The instructor straddled her bike on the pedestal at the front of the classroom, cranked up the tunes and gave us explicit instructions. We were going “uphill” as soon as our “warm up” was over. If I had a dollar for every time she said, “add some gear”, I wouldn’t have to pay my gym fees for the next year! She knew many of the people in the class by name and even included songs in her playlist she knew they, specifically, would enjoy. Three minutes in and I was already dripping sweat onto the floor around my bike. Yikes. We were still going uphill. As a matter of fact, I think we went uphill pretty much the entire time. Who picked this ride?

Though, it seemed, much of the class consisted of regulars, the instructor seemed attuned to the fact that there was some “fresh meat” in with the veterans. Me, for example. With this in mind, she provided very precise, explicit and valuable information on the use of the digital display, every number being given a meaning, a use, and a measure. At the end of the class, I somehow survived, I felt far more informed and in mastery of the bike, the gearing of the bike and how it all related to the digital display and, ultimately, to the best workout I’ve had in a very long time.

As I understand it, this all translates to actual cycling, too. Having grown up in a “cycling” family, my dad being a cyclist for most of his youth, and owning a bicycle shop for most of my youth, I have some vague knowledge of the sport of cycling. I know that the goal is to maintain a steady cadence. There, that’s the depth of my cycling knowledge. You shift gears to maintain that desired cadence. Got it. What I learned in this spin class is how to “make room, add gear, gain power.” This makes sense and it works. As it was explained, several times throughout the class, you have a cadence range, between so many revolutions per minute and about ten more revolutions per minute. You pedal furiously and as you reach the upper end of that range, in other words, you make room, then you add gear, giving you more power. You continue to pedal furiously after adding gear, which, logically, causes your revolutions per minute to drop towards the lower end of the range. Pedal more, get closer to the upper end of the range, making more room, add more gear. The “power” is measured by the “watts” readout on the digital display. By the end of our mostly uphill ride, we were pedaling at about the same RPMs we started our ride with, but we were generating far more power. The watts I generated more than tripled, even though my cadence was the same, during the course of this exercise. I know this all translates to the street, to real riding, to real hills, and I find it fascinating. Power excites me!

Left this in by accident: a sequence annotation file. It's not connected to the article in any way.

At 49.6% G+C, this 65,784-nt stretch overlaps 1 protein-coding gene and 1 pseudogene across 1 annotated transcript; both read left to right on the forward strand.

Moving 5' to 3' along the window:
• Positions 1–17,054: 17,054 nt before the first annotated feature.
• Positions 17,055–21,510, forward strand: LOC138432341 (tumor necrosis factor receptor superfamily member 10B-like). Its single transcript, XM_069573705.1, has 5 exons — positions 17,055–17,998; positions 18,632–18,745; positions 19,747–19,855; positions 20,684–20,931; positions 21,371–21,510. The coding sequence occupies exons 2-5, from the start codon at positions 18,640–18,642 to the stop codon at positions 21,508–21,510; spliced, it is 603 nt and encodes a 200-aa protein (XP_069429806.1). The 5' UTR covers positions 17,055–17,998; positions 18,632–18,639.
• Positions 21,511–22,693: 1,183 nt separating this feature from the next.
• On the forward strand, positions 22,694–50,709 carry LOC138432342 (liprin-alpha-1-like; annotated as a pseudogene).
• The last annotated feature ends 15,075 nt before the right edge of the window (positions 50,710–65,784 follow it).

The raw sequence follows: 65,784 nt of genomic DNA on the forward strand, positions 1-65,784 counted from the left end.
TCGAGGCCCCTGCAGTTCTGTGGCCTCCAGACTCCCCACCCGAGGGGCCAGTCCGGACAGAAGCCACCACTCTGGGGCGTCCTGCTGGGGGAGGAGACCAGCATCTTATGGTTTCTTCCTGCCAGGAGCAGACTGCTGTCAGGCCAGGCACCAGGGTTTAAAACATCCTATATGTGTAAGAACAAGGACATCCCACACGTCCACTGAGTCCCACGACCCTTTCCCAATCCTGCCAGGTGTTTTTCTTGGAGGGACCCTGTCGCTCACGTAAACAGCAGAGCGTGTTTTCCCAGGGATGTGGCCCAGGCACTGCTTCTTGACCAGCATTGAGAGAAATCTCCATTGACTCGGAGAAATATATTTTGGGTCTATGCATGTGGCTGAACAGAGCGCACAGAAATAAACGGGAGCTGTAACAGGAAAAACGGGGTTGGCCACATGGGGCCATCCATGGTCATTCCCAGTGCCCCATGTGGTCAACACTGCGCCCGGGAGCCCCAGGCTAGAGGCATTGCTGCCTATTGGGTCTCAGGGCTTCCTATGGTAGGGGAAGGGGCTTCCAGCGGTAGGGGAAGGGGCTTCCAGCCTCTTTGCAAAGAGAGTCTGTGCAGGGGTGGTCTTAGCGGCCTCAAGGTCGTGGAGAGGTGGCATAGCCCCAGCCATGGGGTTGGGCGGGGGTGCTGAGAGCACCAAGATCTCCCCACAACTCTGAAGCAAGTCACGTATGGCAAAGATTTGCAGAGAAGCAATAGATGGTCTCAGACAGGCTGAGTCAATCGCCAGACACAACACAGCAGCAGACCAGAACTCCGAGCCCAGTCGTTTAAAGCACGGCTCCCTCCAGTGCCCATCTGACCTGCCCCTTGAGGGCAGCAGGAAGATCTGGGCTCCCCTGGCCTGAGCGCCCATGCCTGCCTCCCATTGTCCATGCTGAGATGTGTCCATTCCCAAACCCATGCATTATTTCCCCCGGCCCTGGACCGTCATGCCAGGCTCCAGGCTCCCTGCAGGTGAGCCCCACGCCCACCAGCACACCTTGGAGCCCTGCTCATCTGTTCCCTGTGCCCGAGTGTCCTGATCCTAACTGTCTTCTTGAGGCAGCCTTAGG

I thought about this a lot throughout the day; making room, adding gear, more power and repeat. I think this method can also be applied to life; to our goals and to our evolution as an individual. Think about it.

We have a goal. Some folks never get past the setting of the goal. Others of us plink away at our goals a little bit, here and there, kind of like pedaling the old Schwinn Varsity around the block. And for some of us, that’s it. The seat makes our butt hurt, we get winded, the chain falls off, the tire goes flat and the old Schwinn Varsity reclaims its dusty post at the back of the garage with the car washing towels draped over it, perpetually drying. Am I right?

pedal, pedal, pedal, make room, add gear, gain more power to get up that hill. Repeat.
pedal, pedal, pedal, make room, add gear, gain more power to get up that hill. Repeat.

Others of us work a little harder at our goals. We sit on that spin cycle in class and just pedal, pedal, pedal, pedal. We pay no attention to the numbers on the display. We show up, we pedal and pedal and pedal and you know what? We end up right where we started. We could attend spin class and pedal mindlessly and never increase our effort, never stand to pedal, never add gear, never gain any power, assuming we are making a difference, but we find that we never make any progress. That goal is always there, in the same exact position, never changing, never closer, truly like trying to reach it by riding a stationary bicycle.

Perhaps if we set a “cadence” for our work towards our goal, some kind of measure of achievement, of progress, and, as we work towards the first measure, we “add a little gear”, maybe some intermediate or clarifying goals towards the bigger goal, making it, initially harder, but through which we gain some energy, some power, making reaching the next level not only possible, but, in fact, a bit easier. We add more gear, gain more power, make more progress, and so forth. You see?

So, yes, I encourage you to check out a spin class because it’s hecka fun and a real sweat fest. And, I also encourage you to apply some of the principles of spinning, or cycling, to the goals you’ve set for yourself. Keep up a good pace, make some room by setting intermediate goals or meaningful measures of progress towards the ultimate goal. As you approach each of those intermediate goals or measures, increase your effort and use the power to propel you towards the next intermediate goal or measure. Watch as you quickly and powerfully crest that hill and reach your goal!

Grab your yellow jersey, wave it over your head triumphantly, bask in the glory, and enter another race!